Careless driving penalty increases introduced

This article was published on: 08/19/13

Driving on busy motorway

As of last Friday, drivers on UK roads will face tougher fines for offences deemed to be careless driving and the prospect of earning three points on their license in the latest attempt by the government to crackdown on the number of road traffic accidents.

Among the increases include the fine for using a mobile or handheld device while driving being increased from £60 to £100, meanwhile motorway offences such as reversing on a motorway, driving on the hard shoulder or central reservation will also fall under the £100 banner, as does failing to stop for traffic lights, neglect of pedestrian rights and having too many people in your car.

Arguably the change to the legislation that is causing the most debate is the decision to hit motorists who hog the middle lane, cut people up or tailgate with £100 fines. Many motorists will welcome this move but there are concerns about how manageable these news laws are.

The main concern regarding this has come from the police themselves who are claiming that they are unenforceable. Steve White, Vice-Chairman of the policing body said: “It’s all very well for the DfT (Department for Transport) to come up with these new ideas when the Home Office are at the same time cutting the number of police around the country, which means a fall in the number of traffic police.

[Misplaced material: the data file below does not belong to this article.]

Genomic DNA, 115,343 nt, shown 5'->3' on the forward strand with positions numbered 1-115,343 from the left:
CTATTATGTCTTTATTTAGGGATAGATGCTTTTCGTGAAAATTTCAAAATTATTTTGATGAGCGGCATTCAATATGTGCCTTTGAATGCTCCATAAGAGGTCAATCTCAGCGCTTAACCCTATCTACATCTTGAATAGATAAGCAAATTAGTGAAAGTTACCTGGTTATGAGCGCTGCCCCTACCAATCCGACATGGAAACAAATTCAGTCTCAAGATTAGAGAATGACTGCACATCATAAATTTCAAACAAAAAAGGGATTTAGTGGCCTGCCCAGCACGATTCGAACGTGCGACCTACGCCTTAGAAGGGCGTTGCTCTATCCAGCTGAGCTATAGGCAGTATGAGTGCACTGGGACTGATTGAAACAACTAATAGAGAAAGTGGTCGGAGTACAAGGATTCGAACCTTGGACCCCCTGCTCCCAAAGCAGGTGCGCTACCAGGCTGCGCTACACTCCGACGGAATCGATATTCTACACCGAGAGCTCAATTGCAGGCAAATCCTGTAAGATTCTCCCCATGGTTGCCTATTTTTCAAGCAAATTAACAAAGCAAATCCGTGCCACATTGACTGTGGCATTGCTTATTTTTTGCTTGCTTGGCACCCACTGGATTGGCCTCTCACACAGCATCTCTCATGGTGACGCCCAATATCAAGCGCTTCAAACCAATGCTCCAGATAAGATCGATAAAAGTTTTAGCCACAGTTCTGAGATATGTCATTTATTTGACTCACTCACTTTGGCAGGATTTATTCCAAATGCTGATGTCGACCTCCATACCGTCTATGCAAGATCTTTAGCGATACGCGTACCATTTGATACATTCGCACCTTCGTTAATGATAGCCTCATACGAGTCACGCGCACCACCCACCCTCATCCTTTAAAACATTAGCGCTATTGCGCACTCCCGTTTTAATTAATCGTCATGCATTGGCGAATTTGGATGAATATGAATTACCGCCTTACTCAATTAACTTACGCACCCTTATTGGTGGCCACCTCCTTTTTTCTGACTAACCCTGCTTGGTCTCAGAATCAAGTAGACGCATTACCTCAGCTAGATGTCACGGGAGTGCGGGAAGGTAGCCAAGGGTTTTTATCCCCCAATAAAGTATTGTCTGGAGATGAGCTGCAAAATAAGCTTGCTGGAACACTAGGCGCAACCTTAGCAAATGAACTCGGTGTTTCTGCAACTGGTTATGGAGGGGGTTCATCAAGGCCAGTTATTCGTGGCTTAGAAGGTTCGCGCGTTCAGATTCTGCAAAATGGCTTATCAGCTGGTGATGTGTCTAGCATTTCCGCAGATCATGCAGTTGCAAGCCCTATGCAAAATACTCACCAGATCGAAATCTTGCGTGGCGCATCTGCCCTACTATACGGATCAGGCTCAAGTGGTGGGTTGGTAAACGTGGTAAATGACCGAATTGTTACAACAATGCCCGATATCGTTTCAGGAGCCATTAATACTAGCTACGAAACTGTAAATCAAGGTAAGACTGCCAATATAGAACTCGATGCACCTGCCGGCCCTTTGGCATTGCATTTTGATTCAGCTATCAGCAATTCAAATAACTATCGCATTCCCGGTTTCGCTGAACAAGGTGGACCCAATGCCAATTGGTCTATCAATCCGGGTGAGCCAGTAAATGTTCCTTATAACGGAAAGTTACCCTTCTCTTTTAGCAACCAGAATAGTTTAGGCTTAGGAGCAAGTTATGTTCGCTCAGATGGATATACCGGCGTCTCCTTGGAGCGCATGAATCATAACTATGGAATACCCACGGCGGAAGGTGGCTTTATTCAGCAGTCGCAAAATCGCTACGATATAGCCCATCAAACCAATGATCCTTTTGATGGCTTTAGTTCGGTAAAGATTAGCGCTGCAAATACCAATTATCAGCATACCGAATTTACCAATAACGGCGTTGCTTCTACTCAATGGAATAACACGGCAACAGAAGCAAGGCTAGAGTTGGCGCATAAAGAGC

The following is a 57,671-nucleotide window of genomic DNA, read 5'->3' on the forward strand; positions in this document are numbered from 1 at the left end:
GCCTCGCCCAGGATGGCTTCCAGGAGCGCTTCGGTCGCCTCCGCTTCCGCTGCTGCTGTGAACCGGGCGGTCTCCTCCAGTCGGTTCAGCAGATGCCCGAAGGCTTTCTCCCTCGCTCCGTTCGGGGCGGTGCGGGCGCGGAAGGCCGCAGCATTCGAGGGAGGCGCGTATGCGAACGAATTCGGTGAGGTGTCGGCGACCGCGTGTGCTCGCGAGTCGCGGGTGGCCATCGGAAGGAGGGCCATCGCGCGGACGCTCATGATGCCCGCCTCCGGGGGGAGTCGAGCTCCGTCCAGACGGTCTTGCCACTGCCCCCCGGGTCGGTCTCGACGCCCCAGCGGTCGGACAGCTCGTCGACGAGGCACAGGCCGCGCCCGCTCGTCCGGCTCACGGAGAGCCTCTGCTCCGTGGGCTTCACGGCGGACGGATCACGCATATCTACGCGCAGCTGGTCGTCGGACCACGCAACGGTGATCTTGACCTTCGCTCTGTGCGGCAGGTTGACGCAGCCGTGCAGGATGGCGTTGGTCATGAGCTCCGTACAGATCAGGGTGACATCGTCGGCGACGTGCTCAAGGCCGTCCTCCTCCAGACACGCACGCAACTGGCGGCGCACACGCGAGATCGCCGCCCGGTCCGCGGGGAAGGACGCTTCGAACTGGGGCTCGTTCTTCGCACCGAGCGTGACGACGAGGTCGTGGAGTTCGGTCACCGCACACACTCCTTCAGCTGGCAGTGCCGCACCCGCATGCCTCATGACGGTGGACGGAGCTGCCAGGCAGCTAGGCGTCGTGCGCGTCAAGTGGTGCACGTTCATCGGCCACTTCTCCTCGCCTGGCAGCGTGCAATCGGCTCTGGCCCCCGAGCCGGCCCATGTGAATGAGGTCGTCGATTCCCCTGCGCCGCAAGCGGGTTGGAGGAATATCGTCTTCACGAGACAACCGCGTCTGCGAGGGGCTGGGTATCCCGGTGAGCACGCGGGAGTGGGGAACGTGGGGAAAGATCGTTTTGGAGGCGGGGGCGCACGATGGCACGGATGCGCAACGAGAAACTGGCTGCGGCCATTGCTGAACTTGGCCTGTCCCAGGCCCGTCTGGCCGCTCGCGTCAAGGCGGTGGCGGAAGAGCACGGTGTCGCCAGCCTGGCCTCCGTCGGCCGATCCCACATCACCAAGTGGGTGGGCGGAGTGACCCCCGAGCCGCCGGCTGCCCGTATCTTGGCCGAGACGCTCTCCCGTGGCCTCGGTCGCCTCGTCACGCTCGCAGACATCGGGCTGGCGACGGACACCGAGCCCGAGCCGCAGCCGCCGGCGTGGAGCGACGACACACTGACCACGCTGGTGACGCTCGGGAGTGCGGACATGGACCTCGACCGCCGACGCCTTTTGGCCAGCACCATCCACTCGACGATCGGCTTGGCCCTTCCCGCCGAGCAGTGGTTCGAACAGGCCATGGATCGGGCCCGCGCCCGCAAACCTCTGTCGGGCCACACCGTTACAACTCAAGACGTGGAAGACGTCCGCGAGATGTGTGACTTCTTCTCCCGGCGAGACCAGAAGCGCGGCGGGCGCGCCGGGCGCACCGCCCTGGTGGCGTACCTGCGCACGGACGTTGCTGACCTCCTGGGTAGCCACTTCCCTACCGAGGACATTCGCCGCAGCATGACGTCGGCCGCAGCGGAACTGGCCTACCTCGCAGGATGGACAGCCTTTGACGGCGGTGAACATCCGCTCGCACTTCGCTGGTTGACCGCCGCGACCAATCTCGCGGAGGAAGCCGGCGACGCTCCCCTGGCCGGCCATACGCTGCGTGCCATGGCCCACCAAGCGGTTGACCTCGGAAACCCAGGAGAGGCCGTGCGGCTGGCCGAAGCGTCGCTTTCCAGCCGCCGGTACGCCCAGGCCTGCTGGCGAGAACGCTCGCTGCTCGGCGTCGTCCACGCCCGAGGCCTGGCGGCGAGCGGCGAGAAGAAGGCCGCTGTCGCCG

“The levels of fatal accidents are increasing on the roads while the number of police officers is at its lowest per 100,000 of population since the 1970s.

“The rules are a very useful tool but if you haven’t got the officers to give out the tickets, it’s not going to make a difference.

“The DfT and the Home Office need to talk to each other.”

But the road safety minister, Stephen Hammond, has said how important the new legislation is in order to bring down the number of accidents on the road saying: “Careless driving puts innocent people’s lives at risk. That is why we have made it easier for the police to tackle the problem drivers by allowing them to immediately issue a fixed-penalty notice for low-level offending rather than taking these offenders to court.

“We have also increased penalties for a range of drinking offences to a level which reflects their seriousness and which will ensure that they are consistent with other similar penalty offences.”

Image source(s)

1. Pixabay; Sabine;